Here’s a head-scratcher: A 2017 paper examining why long space flights can cause eye damage has been taken down, with a brief note saying NASA, which sponsored the research, asked for the retraction because of “security concerns.”
According to the first author, the paper included information that could identify some of the astronauts that took part in the study — namely, their flight information. Although the author said he removed the identifying information after the paper was online, NASA still opted to retract it. But a spokesperson at NASA told us the agency did not supply the language for the retraction notice. The journal editor confirmed the paper was retracted for “research subject confidentiality issues,” but referred a question about who supplied the language of the notice back to NASA.
Now lawyers are involved.
So we still have some questions about this one. Here’s what we do know.
Continue reading A paper about eye damage in astronauts got pulled for “security concerns.” Huh?
Sometimes we run across retraction notices that are vague, and others that are contorted, but we’ve just found one that gets highest marks for being completely inscrutable.
The article, “Bayes Clustering and Structural Support Vector Machines for Segmentation of Carotid Artery Plaques in Multicontrast MRI,” was written by a group from China and Cambridge University in England — so, we’re thinking language ought not to have been much of a barrier to clear English. It appeared in November 2012 in Computational and Mathematical Methods in Medicine, and describes a way to analyze carotid artery plaque levels in MRI images.
But according to the notice, the technique did not work as planned (or so we think):
Continue reading Opaque retraction notice for imaging paper
Here at Retraction Watch, we don’t believe in the expression “TMI.” But this case features a level of detail we’re not sure we’ve seen before.
Acta Radiologica has pulled a 2012 article on breast cancer imaging for being a duplicate publication — a sin the retraction notice takes great pains to point out.
The notice, written by journal editor Arnulf Skjennald, has the blow-by-blow feel of a police report: Continue reading Retraction, tell-all style, for breast cancer radiology paper
A brain imaging study in children with epilepsy has been retracted by the Journal of Magnetic Resonance Imaging due to a statistics error.
Here’s the notice for “Microstructural Brain Abnormalities of Children of Idiopathic Generalized Epilepsy With Generalized Tonic-Clonic Seizure: A Voxel-Based Diffusional Kurtosis Imaging Study”: Continue reading Tonic-clonic stats error sinks epilepsy paper
The International Journal of Cardiovascular Imaging has retracted a 2013 paper by a group of researchers from Italy. The reason: plagiarism.
The paper was titled “Diagnostic accuracy of 320-row computed tomography as compared with invasive coronary angiography in unselected, consecutive patients with suspected coronary artery disease,” and it came from scientists in Rome led by Francesco Pelliccia of the Department of Heart and Great Vessels at Sapienza University.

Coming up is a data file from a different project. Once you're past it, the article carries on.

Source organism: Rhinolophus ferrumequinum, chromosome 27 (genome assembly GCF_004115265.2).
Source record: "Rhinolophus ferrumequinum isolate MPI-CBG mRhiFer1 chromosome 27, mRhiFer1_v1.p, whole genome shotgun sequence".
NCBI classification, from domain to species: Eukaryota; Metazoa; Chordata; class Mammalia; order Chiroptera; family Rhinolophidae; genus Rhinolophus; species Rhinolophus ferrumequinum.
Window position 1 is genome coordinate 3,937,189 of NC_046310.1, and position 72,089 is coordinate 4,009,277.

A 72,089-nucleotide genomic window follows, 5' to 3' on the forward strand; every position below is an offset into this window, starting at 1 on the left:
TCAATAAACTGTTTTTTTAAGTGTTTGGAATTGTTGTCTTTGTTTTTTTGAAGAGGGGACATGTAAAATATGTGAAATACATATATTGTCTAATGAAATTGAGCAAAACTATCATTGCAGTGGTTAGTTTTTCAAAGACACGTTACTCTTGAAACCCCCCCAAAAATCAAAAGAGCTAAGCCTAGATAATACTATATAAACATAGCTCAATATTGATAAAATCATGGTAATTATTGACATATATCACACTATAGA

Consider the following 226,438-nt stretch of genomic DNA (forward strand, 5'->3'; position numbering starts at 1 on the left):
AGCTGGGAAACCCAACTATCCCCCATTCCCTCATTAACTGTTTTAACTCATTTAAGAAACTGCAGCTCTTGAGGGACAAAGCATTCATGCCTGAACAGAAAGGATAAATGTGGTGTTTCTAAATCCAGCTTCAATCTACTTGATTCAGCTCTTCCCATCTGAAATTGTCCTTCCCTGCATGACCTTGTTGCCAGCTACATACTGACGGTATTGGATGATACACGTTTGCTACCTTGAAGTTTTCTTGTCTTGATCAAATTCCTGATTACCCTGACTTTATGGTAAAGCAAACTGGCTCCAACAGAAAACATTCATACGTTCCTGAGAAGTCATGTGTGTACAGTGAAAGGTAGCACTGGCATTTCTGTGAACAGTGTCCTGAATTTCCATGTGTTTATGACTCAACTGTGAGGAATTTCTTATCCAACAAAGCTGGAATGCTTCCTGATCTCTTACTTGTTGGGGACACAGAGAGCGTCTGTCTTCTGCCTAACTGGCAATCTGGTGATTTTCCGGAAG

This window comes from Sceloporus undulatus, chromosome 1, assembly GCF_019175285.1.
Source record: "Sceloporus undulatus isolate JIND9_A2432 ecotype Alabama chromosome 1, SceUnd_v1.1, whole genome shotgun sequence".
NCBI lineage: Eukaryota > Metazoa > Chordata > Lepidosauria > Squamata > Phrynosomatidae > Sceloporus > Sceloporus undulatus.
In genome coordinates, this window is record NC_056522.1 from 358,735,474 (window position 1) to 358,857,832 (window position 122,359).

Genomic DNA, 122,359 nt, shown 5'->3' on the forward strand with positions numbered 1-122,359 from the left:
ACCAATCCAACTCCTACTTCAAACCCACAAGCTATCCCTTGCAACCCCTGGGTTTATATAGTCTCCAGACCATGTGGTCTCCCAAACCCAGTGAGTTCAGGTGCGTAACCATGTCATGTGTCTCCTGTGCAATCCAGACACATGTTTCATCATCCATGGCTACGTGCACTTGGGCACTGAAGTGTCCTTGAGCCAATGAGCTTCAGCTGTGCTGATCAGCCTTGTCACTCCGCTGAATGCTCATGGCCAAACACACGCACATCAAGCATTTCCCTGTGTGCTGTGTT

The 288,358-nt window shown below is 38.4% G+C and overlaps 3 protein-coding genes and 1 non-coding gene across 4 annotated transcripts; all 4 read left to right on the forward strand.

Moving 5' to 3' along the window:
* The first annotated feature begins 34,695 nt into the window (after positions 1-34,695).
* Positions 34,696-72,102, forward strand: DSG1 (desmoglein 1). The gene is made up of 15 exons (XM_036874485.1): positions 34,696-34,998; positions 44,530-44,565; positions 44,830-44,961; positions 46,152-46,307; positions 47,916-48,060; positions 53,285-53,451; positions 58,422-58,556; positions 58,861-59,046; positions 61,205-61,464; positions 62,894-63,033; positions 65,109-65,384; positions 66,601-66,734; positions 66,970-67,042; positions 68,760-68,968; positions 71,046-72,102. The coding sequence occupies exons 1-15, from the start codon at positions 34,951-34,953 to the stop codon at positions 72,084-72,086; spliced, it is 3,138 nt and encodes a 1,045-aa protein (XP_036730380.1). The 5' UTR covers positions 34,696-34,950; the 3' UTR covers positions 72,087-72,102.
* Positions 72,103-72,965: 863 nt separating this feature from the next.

Continue reading Do you see what I see? Heart imaging journal yanks cardiac study for plagiarism
Benjamin Jacob Hayempour, the researcher who threatened to sue us for asking questions about a retraction for plagiarism, has had another paper withdrawn.
The paper, published online in the journal Cureus, was titled “Novel Determinants of Tumour Radiosensitivity Post-Large-Scale Compound Library Screening” and had been available at http://www.cureus.com/articles/2394-novel-determinants-of-tumour-radiosensitivity-post-large-scale-compound-library-screening since January 13, but that URL now redirects to Cureus’s homepage.
We asked Cureus editor-in-chief John Adler for details, and he responded: Continue reading Author who threatened to sue Retraction Watch has another paper withdrawn
Another busy week at Retraction Watch, beginning with a story we broke about faked HIV vaccine results that was picked up by the Des Moines Register and other outlets. Here’s what was happening elsewhere on the web: Continue reading Weekend reads: Snarky acknowledgement sections, journal editors on fraud
The British Journal of Radiology has retracted a 2006 paper reporting a case study of an unusual primary cancer. Trouble is, their information was second-hand.
Here’s the notice for the article, titled “Primary extragonadal retroperitoneal teratoma in an adult”: Continue reading Primary tumor article retracted for, well, not being primary
The editors of Acta Radiologica have retracted a study of patients with lung cancer, with a notice that tells the whole story:
The manuscript “Measurement of tumor volume by PET to evaluate prognosis in patients with advanced non-small cell lung cancer treated by non-surgical therapy” was submitted to Acta Radiologica on November 3, 2010 and, after a review, accepted for publication on February 26, 2011 (1). The article was published in Acta Radiol 2011;52:646–50. Authors were: Honjiang Yan, Renben Wang (corresponding author), Fen Zhao, Kubli Zhu, Shumei Jiang, Wei Zhao, and Rui Feng, from the Department of Radiation Oncology and Department of Nuclear Medicine, Shandong Tumor Hospital, Jinan, China. Continue reading In detailed notice, radiology journal retracts lung cancer paper for likely plagiarism